management issues surrounding a mobile computer lab are similar to those in
a fixed computer lab, and require that faculty find exercises and
assignments that engage the students in learning using the computer. To
assist faculty, we have implemented a software package called Software
Secure that facilitates classroom management in a computing environment.
This is a client that is installed on the laptops that allow faculty to,
with a little effort in setting up the software, restrict students to using
"faculty approved" software and Web sites during class time. Software
Secure also provides other classroom management features, e.g., it allows
faculty to view what is on each student's computer, or "lock" the laptops
if the faculty wants the students undivided attention for a portion of the
Additional information about Seton Hall University's experience with mobile
computer labs, you can contact Paul Fisher, Associate Director of the
Teaching, Learning, and Technology Center (email: [log in to unmask]); he
manages the two mobile computer labs for Seton Hall.
Seton Hall University is a mid-sized (7,500 FTE students, 350 full-time
faculty) private, Catholic affiliated university in suburban NJ.
Stephen G. Landry, Ph.D.
Chief Information Officer
Seton Hall University
E-Mail: [log in to unmask]
<[log in to unmask] To: [log in to unmask]
Sent by: The Subject: Re: [CIO] Laptops for classroom use
<[log in to unmask]
Please respond to
We look at this option occasionally, but don't see it working very well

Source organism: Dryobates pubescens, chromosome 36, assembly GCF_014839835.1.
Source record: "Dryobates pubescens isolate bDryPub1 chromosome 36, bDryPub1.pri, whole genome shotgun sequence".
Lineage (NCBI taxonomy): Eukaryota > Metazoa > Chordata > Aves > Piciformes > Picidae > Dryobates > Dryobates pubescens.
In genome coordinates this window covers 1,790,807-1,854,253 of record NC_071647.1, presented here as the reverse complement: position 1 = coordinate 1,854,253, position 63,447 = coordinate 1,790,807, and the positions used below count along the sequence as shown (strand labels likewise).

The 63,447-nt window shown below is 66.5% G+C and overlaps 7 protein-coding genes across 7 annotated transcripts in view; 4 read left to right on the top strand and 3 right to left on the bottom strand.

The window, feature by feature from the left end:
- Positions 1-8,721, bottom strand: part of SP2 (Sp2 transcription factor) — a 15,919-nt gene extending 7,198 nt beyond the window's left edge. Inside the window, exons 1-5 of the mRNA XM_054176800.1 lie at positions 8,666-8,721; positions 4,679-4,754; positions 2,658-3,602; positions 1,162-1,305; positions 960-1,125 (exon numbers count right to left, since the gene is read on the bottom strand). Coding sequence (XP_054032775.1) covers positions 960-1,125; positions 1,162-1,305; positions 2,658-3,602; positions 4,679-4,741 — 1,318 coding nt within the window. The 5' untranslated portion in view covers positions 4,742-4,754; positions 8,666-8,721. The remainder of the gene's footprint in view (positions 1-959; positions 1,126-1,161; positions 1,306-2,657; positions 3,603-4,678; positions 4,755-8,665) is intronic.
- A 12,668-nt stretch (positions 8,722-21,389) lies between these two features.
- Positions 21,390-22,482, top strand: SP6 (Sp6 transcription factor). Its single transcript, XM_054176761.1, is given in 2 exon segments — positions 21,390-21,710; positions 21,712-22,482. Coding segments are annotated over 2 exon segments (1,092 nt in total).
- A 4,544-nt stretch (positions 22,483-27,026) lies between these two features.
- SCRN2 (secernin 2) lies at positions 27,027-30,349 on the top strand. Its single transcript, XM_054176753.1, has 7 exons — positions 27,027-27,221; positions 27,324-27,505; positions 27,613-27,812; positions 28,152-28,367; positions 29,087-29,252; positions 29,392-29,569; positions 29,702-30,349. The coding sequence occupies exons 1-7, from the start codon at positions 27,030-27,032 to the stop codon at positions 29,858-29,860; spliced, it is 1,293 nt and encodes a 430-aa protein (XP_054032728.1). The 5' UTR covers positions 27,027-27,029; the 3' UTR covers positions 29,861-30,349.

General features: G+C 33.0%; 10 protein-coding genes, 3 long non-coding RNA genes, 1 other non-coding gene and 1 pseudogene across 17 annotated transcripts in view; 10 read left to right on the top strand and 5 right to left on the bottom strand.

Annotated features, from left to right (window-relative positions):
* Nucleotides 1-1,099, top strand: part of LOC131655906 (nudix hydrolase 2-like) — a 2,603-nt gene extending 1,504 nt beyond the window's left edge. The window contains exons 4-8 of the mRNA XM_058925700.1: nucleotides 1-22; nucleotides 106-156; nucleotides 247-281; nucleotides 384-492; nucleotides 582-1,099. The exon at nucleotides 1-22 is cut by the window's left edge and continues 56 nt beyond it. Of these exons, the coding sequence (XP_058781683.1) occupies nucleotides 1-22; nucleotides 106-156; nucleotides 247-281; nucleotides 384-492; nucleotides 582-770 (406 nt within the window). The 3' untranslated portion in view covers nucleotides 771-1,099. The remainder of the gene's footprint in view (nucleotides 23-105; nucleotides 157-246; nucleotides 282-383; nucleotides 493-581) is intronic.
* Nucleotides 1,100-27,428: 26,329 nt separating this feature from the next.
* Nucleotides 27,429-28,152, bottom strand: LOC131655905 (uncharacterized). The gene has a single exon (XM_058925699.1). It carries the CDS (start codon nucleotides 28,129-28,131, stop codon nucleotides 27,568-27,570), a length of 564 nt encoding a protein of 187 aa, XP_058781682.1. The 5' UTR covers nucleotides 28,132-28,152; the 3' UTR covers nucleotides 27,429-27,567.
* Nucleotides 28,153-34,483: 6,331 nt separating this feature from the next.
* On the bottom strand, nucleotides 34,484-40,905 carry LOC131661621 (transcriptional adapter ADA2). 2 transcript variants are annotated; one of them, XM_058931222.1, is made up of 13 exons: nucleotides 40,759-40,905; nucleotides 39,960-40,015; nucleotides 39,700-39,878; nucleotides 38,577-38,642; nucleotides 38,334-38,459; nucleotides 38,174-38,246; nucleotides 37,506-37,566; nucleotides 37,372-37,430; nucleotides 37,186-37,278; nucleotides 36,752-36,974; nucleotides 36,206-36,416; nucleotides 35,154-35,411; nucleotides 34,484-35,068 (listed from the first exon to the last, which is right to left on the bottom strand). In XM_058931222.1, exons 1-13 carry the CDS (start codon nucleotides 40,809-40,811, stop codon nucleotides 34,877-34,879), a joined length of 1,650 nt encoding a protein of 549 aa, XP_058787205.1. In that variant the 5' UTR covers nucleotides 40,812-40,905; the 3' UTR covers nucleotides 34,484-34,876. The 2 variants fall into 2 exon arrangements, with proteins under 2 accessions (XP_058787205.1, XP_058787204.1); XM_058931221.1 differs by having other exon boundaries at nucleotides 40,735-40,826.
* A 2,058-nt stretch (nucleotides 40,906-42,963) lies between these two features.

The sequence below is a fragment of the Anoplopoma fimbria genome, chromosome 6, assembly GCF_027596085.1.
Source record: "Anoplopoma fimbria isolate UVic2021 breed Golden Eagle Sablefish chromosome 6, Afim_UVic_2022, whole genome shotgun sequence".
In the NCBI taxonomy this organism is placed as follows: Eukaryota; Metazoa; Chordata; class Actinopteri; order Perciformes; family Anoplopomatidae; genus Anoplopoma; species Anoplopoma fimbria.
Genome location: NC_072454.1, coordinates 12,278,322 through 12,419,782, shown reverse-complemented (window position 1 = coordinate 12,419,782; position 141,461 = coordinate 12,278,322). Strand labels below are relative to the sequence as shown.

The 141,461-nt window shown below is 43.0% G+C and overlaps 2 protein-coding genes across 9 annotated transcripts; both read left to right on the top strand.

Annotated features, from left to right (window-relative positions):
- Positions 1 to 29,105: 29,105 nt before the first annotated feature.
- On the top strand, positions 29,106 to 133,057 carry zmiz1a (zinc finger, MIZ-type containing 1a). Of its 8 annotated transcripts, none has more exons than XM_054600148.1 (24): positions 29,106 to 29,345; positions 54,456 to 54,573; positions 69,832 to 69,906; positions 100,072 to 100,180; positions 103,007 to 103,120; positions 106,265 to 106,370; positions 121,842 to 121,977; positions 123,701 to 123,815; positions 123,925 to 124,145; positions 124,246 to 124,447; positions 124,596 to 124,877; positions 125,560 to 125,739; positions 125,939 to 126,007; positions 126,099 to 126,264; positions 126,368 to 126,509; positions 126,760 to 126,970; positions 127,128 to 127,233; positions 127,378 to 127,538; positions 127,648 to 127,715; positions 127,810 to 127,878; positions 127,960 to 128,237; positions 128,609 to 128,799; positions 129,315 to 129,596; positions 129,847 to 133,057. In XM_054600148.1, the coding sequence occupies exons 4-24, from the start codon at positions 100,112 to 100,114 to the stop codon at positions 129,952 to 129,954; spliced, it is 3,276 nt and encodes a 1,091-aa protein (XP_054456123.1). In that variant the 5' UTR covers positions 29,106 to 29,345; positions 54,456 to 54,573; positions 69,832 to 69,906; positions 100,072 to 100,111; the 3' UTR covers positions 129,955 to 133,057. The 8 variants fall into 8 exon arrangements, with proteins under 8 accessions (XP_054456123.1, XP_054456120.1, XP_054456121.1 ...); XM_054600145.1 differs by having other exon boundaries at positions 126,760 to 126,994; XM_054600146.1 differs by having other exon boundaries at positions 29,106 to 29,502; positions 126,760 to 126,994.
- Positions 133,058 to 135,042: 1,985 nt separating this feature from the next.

on our campus. Hurdles for us:
1. Where is the cart kept? Who handles the check out? Is the area
used for storing the cart secure?
2. Who keeps the software working on the laptops? (We actually solved
this with DeepFreeze). We never found a good solution for keeping
the OS patched.
3. How many laptops should we buy initially? Some of our classes
are large. How many spare laptops should we have?
4. Will the charge hold for our longest class?
5. How will access to the net be handled? Wireless is an option,
but there are the usual security and performance issues.
While all of our classrooms have wired net access, re-wiring for
a large number of laptops is expensive.
6. Most of our classrooms have desks. Where will the students put
the laptops? Handicapped access was also a concern.
7. If the laptops are used for exams, how do you prevent cheating
(looking up answer on Internet, using IM to contact a friend,
8. Who handles tech support when things go wrong?
9. Who will buy the software initially, and the upgrades later? Is there
a plan to replace the computers in a timely fashion?
10. How do you make students pay attention to the instructor and not play
on the Internet, check email, use instant messaging, etc.? (one of
our professors asked this question).
Good luck and please let us know other issues you discover.
Mike Honeycutt UNC Asheville University Computing [log in to unmask]
From: The EDUCAUSE CIO Constituent Group Listserv
[mailto:[log in to unmask]] On Behalf Of Ouska, Julie
Sent: Friday, March 14, 2003 9:30 PM
To: [log in to unmask]
Subject: [CIO] Laptops for classroom use
Does anyone have any experience using the clustered laptops for classroom
labs? These laptops are stored in a separate unit and then passed out to
students for the duration of the class. The units may even recharge the
laptops when not in use. I know these are used in K-12 environments and
they keep being suggested as possible solutions for periodic or temporary
needs in the classroom. I do have concerns about the maintenance and the
effort required to check out and check in these devices.
Anyone with any experience or insight?
CIO/VP of Information Technology
Dobbs Ferry, NY 10522
(914) 674-7679 fax (914) 674-7514